The Mechanism of Passenger Elevator I


Passenger Elevator can be rope dependent or rope-free. There are at least four categories of elevators, namely, traction elevator, hydraulic elevator, climbing elevator, and pneumatic elevator. This time, we will mainly discuss the traction elevator.

In practice, traction elevator can be subdivided into geared and gearless traction elevators.

Geared traction elevators are driven by AC or DC electric motors. Geared elevators use worm gears to control mechanical movement of elevator cars by "rolling" steel hoist ropes over a drive sheave which is attached to a gearbox driven by a high-speed motor. These elevators are generally the best option for basement or overhead traction use for speeds up to 3 m/s (500 ft/min).

Historically, AC motors were used for single or double speed elevator machines on the grounds of cost and lower usage applications where car speed and passenger comfort were less of an issue, but for higher speed, larger capacity elevators, the need for infinitely variable speed control over the traction machine becomes an issue. Therefore, DC machines powered by an AC/DC motor generator were the preferred solution.

The motor-generator set also typically powered the relay controller of the elevator, which has the added advantage of electrically isolating the elevators from the rest of a building's electrical system, thus eliminating the transient power spikes in the building's electrical supply caused by the motors starting and stopping, as well as interference to other electrical equipment caused by the arcing of the relay contactors in the control system.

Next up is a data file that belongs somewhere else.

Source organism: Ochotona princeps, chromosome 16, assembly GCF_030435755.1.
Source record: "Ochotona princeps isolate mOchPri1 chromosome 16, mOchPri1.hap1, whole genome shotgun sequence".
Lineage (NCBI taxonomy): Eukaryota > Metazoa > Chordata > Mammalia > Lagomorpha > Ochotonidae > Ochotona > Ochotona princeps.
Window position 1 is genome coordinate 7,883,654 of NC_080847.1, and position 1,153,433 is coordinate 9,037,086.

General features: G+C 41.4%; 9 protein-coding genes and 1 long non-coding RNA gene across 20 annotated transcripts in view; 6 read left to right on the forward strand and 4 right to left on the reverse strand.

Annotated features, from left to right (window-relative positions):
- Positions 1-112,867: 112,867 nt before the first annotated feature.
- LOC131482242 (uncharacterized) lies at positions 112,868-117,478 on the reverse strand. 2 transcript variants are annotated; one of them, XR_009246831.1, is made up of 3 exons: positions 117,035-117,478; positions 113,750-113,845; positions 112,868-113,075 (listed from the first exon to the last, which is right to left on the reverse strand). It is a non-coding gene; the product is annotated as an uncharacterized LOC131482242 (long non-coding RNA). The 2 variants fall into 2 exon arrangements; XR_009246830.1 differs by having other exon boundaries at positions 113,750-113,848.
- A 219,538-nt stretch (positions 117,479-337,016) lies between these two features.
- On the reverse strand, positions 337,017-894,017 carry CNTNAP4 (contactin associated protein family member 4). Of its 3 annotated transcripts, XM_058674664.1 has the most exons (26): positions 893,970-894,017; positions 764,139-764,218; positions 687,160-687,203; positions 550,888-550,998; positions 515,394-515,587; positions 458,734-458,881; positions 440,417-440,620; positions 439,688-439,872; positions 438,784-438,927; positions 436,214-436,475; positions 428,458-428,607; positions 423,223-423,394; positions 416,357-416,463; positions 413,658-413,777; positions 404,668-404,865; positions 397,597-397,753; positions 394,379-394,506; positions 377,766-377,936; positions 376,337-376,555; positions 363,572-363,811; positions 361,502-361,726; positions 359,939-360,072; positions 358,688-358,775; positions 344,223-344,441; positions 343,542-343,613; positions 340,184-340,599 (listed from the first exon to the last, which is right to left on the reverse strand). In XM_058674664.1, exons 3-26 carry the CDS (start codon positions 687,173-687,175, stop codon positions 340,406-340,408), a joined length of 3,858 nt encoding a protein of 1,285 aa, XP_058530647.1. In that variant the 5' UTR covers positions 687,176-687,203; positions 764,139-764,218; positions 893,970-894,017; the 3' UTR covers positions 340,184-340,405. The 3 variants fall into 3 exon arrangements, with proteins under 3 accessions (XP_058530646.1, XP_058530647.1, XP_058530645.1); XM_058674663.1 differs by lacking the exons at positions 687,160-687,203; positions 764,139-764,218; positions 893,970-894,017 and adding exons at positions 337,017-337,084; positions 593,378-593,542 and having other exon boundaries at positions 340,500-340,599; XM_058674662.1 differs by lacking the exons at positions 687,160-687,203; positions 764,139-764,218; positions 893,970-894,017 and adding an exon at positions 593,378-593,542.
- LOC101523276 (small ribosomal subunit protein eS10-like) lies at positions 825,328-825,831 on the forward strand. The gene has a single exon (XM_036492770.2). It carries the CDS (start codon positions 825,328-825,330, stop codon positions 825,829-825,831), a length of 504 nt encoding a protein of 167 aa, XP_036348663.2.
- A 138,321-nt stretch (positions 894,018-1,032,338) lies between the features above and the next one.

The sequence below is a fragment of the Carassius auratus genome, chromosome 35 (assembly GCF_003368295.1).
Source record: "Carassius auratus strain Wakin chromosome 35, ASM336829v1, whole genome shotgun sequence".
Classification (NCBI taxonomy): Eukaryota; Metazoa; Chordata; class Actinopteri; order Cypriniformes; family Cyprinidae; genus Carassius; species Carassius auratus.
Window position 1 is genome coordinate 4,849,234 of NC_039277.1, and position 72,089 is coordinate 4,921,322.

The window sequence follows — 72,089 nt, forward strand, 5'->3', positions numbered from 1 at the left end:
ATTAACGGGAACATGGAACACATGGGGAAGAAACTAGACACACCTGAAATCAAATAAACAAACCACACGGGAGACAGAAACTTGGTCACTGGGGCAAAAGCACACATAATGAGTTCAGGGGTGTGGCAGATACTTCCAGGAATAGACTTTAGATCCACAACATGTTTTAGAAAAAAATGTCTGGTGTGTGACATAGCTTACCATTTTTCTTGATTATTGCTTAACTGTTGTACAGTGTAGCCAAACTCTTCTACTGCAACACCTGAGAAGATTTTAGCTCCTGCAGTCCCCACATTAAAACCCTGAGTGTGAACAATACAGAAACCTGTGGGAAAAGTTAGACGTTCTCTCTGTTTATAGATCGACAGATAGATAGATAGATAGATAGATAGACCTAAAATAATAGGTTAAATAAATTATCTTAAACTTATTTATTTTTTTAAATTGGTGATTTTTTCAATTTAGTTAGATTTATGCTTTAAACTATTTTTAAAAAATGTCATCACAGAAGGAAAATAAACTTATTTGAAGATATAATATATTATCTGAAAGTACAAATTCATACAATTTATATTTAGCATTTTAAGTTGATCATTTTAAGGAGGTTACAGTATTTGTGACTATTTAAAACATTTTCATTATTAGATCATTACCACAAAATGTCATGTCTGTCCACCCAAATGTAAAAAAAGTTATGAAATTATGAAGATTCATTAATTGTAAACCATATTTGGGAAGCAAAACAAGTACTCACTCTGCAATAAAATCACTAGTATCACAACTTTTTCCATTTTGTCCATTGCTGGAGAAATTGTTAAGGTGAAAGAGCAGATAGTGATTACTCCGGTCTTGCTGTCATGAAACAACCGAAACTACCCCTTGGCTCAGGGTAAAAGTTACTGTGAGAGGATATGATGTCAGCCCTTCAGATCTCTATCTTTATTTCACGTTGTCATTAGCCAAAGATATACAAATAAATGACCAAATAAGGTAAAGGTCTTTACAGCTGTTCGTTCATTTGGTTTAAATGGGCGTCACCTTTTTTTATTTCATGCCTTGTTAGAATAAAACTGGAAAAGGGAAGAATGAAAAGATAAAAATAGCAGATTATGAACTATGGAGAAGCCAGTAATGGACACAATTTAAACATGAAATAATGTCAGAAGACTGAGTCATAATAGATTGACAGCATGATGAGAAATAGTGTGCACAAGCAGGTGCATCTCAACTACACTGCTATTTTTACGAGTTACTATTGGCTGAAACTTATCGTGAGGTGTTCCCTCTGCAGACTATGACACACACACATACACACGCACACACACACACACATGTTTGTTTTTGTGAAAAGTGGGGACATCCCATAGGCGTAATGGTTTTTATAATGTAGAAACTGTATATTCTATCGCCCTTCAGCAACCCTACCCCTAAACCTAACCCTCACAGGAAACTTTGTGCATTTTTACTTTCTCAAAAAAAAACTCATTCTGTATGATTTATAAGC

The widespread availability of variable frequency AC drives has allowed AC motors to be used universally, bringing with it the advantages of the older motor-generator, DC-based systems, without the penalties in terms of efficiency and complexity. The older motor-generator-based installations are gradually being replaced in older buildings due to their poor energy efficiency.

Gearless traction machines are low-speed, high-torque electric motors powered either by AC or DC. In this case, the drive sheave is directly attached to the end of the motor. Gearless traction elevators can reach speeds of up to 20 m/s (4,000 ft/min), and a brake is mounted between the motor and gearbox or between the motor and drive sheave or at the end of the drive sheave to hold the elevator stationary at a floor. This brake is usually an external drum type and is actuated by spring force and held open electrically. A power failure will cause the brake to engage and prevent the elevator from falling. But it can also be some forms of disc type like 1 or more calipers over a disc in one end of the motor shaft or drive sheave which is used in high speed, high rise and large capacity elevators with machine rooms.

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